What TVs show on military installations is big news
Imagine this: You walk into a food court on an overseas U.S. military installation expecting to kick back and see your favorite TV news show, but find all TVs screening professional wrestling. You politely ask the food court manager to switch one TV to the regular news channel broadcast at that time of day. He politely says, “No.” You ask why, and he replies: “Illegal!” You go, “What?” (OK, cut the guy some slack. He’s Korean; English is not his first language). He leaves, and returns with an official-looking memo. It’s from the Army and Air Force Exchange Service worldwide headquarters in the U.S., the largest retailer (general department store) for the U.S. military, with 2,700 outlets worldwide. It says that now, “News channels should not be shown on common area TVs due to their divisive political nature.” “Political” TV channels (CNN, MSNBC, Fox News) will henceforth be replaced with sports.
You are not hallucinating. This is what American corporate policy, part of it at least, has degenerated into: a disgusting display of blatant censorship. Worse yet, it’s still going at this time (early May).
As a lifelong member of the Veterans of Foreign Wars, I find this policy particularly offensive.
This happened to me in early April at Camp Humphreys, America’s flagship military installation in South Korea. Bad enough things like this go on at ordinary civilian facilities, but at military ones? Whatever happened to living in the “Land of the Free, and the Home of the Brave”? Or should that now be “Land of the Mind-Shackled, Home of the Cowardly”?
What’s happening to America? What message does this send to the world and at home about America’s commitment to honor our First Amendment for freedom of speech and inquiry, especially those in the vanguard to defend it, our military servicemembers? That all Americans, military and civilian alike, are now so juvenile that they can’t be expected to restrain themselves in public places when exposed to oh-so-much “divisive” political news? Has the need to infantilize an already dumbed-down America become so pervasive? Shame on you, AAFES!
This policy is not good for keeping the public, and especially the American military community, updated as to latest political news developments, “divisive” or not. (Ask yourself: What’s not “divisive” in life? Sports can’t be “divisive”?)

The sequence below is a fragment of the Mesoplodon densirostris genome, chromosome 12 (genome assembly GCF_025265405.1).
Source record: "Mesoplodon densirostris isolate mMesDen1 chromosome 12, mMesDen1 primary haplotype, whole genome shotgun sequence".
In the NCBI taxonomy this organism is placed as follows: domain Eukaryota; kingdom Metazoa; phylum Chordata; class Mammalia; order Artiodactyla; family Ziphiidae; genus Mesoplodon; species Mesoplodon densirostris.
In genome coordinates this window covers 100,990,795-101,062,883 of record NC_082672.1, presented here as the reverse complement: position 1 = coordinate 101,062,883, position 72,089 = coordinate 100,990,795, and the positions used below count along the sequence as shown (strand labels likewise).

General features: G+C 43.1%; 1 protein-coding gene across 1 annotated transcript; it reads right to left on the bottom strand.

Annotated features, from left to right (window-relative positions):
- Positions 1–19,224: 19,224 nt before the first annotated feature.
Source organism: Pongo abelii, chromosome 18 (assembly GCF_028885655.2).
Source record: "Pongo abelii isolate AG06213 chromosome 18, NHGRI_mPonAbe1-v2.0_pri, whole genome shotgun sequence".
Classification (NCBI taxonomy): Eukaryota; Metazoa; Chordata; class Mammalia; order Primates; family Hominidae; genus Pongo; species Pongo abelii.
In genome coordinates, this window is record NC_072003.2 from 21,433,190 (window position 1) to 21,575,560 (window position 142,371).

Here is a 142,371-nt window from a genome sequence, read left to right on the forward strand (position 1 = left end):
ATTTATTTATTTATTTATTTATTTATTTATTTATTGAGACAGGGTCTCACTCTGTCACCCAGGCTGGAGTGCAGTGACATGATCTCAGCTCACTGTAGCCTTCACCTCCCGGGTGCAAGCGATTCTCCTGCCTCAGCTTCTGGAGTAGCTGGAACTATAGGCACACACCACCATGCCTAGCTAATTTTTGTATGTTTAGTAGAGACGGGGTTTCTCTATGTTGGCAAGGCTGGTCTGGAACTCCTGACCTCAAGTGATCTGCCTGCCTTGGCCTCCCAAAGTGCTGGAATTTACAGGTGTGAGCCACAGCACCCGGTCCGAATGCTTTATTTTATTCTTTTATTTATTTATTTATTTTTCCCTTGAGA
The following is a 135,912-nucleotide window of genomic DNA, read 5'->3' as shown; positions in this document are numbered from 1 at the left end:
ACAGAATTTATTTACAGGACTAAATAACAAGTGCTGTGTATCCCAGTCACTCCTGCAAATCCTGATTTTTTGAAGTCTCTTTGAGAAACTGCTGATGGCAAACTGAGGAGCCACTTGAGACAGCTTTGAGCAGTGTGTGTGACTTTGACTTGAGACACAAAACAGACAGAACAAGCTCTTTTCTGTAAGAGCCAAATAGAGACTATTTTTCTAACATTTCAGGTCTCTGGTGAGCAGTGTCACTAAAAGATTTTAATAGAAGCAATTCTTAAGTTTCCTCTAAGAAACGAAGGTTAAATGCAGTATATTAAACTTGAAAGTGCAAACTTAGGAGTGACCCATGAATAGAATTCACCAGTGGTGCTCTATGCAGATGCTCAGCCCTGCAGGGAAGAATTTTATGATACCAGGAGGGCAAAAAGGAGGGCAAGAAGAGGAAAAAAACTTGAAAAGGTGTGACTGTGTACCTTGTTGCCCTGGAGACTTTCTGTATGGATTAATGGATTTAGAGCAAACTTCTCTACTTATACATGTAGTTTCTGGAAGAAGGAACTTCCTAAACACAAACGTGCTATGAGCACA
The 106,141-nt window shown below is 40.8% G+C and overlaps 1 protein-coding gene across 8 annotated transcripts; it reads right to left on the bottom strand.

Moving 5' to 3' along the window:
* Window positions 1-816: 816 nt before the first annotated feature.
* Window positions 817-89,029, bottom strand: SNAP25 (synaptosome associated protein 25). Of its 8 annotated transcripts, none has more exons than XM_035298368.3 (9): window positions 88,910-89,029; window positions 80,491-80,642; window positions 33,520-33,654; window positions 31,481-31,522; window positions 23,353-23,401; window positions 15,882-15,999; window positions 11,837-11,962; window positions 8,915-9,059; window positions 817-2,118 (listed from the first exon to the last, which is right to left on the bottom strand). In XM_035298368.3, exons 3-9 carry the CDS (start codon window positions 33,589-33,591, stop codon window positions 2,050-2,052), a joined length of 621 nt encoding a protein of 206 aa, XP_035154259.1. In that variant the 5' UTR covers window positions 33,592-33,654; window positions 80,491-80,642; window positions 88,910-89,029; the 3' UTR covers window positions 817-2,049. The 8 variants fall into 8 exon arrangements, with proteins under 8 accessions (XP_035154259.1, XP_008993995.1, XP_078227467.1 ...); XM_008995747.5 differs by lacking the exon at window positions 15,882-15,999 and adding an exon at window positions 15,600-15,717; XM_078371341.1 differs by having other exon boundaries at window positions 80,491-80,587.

This policy is truly a disservice to our brave men and women in uniform, no matter what AAFES says about “Proudly Serving Those Who Serve.” How are they being served? By coughing up a hefty dose of news censorship? Is that supposed to be good for them? How are they supposed to form their own judgments as civilian-turned-military volunteers as to what’s going on around them? Make up their minds when casting their votes?
What do we stand for? Guess now it should be the right to watch only professional wrestling around the clock.
In an apparent bid to defuse the controversy, according to latest reports, to play only sports in lieu of any political broadcasts is going to be only “general guidance” and a “recommendation,” not AAFES policy anymore. If that’s to be the case, word hasn’t gotten around to the managers of the food courts I frequent. I had just asked for one TV to be switched to a news channel only to be told by the manager that this censorship is, in fact, still policy.
AAFES’ senior public affairs manager was paraphrased by NPR as saying the policy “reflected a desire to appeal to as many customers as possible.” Nonsense. In the past, only two TVs (out of eight) in the food court I often visit ever broadcast the news channels mentioned above; now there are none. How is that supposed to “appeal to as many customers as possible”?
Some servicemembers have been quoted as saying the policy is good because it keeps “divisive” news from infiltrating the military’s public domain. Remind them to reread the full Constitution, including the Bill of Rights, which are things they took an oath to uphold with their lives. If they’re offended by “divisive” political commentary, tell them nobody is forcing them to watch it.
Ron Roman has taught English and the humanities for the University of Maryland University College all over the Indo-Pacific Command since 1996.